One dead and nine missing, including a child, after plane crashes into water near Seattle | American News

One person is dead and nine others, including a child, are missing after a seaplane crashed into the water near Seattle.

Witnesses on shore reported seeing the plane “nose into the water” in Puget Sound around 3:10 p.m. Sunday.

The US Coast Guard launched a search for missing persons after a body was found by a member of the public, but suspended its operation on Monday afternoon.

“All next of kin have been notified of this decision,” the Coast Guard said on Twitter, after crews searched an area of ​​more than 2,100 square nautical miles (nearly 2,800 square miles).

“Our hearts go out to the families, loved ones and friends of the missing and deceased.”

Four coastguard vessels, a rescue helicopter and plane, along with nearby rescue and law enforcement agencies, were involved in the search.

A team from the National Transportation Safety Board was also sent to investigate.

The cause of the crash, involving a DHC-3 Turbine Otter, is still unknown.

Coast Guard spokesman William Colclough said the Northwest Seaplanes flight departed Friday Harbor, a popular tourist destination in the San Juan Islands, and was heading for Renton Municipal Airport, the company’s base. .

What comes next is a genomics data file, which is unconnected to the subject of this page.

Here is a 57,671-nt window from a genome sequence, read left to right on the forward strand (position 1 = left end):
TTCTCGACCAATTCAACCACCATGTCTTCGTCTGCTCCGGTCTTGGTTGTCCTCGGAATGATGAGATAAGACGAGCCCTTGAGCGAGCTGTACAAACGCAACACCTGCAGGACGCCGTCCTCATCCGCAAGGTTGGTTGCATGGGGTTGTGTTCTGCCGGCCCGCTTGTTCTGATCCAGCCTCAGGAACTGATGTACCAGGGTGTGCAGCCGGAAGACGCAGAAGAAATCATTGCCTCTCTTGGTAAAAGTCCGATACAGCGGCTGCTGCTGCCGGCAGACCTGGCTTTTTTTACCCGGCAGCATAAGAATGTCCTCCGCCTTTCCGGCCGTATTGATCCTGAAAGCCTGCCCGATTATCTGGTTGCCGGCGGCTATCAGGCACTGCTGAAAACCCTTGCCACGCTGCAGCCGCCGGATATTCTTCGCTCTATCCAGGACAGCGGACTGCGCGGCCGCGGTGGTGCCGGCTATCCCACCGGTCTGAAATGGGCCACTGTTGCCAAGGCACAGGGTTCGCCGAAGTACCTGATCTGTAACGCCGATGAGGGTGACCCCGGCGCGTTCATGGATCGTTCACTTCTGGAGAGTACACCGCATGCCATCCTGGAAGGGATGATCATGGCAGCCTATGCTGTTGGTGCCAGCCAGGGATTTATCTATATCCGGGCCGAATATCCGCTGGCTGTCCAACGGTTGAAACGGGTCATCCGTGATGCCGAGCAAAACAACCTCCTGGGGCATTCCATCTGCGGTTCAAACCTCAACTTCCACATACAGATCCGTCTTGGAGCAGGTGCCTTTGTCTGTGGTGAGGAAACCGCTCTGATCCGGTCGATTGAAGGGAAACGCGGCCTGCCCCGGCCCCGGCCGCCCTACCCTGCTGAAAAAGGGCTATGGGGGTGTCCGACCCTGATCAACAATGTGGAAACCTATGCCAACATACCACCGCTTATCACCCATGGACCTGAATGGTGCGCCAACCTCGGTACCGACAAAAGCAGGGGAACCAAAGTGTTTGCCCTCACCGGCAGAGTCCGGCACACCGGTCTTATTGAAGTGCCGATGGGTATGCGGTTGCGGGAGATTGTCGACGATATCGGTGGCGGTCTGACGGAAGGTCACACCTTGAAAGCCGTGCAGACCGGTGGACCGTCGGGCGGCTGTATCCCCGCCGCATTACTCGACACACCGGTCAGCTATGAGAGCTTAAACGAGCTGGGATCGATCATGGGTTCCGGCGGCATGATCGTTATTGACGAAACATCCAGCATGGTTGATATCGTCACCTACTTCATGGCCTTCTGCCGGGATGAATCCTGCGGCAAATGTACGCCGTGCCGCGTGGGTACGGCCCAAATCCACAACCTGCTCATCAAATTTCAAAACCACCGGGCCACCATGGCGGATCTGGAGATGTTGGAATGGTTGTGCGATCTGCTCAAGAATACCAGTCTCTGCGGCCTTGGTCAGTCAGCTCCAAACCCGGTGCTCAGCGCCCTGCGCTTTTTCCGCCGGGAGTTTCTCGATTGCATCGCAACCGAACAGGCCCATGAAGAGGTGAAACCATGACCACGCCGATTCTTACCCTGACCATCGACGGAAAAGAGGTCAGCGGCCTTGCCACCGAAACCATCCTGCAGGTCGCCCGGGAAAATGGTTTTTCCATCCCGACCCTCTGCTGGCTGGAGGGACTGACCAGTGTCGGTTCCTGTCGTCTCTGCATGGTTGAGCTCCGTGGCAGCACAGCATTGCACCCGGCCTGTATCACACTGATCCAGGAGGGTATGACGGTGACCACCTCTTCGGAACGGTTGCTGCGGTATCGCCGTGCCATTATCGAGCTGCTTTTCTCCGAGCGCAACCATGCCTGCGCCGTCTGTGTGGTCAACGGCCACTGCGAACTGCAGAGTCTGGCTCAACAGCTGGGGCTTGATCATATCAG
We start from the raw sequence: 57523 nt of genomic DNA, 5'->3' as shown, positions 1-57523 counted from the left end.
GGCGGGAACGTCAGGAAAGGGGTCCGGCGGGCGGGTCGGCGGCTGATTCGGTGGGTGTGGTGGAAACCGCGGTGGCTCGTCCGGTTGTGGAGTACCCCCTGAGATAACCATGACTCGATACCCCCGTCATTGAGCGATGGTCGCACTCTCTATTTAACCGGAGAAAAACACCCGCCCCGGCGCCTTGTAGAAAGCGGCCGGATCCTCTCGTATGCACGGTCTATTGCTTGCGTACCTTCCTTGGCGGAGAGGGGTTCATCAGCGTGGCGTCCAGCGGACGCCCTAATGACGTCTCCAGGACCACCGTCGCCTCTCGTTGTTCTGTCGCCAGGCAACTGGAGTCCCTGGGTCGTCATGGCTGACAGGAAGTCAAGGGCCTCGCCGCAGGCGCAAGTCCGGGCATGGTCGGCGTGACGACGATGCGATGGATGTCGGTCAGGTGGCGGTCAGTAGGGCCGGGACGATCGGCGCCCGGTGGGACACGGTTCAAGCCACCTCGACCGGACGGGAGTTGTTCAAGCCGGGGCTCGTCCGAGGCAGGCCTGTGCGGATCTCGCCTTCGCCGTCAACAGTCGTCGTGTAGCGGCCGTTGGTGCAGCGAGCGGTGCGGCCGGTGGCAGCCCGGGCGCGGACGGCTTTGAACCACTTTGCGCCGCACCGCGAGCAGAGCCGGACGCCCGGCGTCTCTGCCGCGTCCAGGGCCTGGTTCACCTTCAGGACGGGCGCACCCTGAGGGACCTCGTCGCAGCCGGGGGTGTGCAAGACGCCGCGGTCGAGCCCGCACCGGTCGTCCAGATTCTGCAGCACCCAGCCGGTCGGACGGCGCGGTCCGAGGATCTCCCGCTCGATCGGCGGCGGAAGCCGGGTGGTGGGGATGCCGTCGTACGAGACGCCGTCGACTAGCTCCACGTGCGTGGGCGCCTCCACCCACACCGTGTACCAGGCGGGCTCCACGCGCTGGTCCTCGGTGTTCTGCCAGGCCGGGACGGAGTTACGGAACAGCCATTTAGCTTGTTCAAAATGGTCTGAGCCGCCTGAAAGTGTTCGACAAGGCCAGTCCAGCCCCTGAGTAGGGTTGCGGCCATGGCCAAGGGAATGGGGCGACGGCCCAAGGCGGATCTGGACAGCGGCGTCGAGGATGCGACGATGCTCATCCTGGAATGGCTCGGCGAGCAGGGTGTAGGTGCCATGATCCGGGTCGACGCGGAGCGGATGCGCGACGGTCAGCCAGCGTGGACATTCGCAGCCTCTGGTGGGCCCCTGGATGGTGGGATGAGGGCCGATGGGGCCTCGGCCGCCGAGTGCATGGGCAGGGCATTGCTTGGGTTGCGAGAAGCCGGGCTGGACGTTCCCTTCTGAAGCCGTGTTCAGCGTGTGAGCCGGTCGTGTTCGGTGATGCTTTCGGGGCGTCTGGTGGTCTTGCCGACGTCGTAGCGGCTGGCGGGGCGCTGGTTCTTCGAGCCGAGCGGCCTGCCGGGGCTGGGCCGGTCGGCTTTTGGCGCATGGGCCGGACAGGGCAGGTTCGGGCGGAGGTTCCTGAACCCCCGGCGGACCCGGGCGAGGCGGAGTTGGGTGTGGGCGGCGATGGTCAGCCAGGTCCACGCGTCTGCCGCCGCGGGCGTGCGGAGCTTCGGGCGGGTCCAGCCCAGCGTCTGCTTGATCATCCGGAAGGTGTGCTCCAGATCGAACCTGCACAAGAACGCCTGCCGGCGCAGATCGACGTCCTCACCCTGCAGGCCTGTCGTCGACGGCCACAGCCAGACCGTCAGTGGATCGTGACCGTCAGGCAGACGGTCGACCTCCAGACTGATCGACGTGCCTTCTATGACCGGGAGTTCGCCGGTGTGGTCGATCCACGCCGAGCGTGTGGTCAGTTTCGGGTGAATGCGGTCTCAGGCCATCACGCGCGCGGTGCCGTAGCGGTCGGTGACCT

The plane crashed in Mutiny Bay off Whidbey Island, about 50 km northwest of downtown Seattle and halfway between Friday Harbor and Renton, a suburb of Seattle.

A US Coast Guard helicopter searches the area where a seaplane crashed near Whidbey Island, Washington.  Photo: Courtney Riffkin/The Seattle Times via AP
A Coast Guard helicopter at the crash site. Photo: Courtney Riffkin/The Seattle Times via AP

Seaplanes are commonplace around Puget Sound, an inlet to the Pacific Ocean. They have pontoons, allowing them to dock on the water.

There are several daily flights between the Seattle area and the San Juan Islands.

According to the company’s website, Northwest Seaplanes is a family business founded by Clyde Carlson.

It has 24 years of “accident-free and incident-free flight,” the website said.

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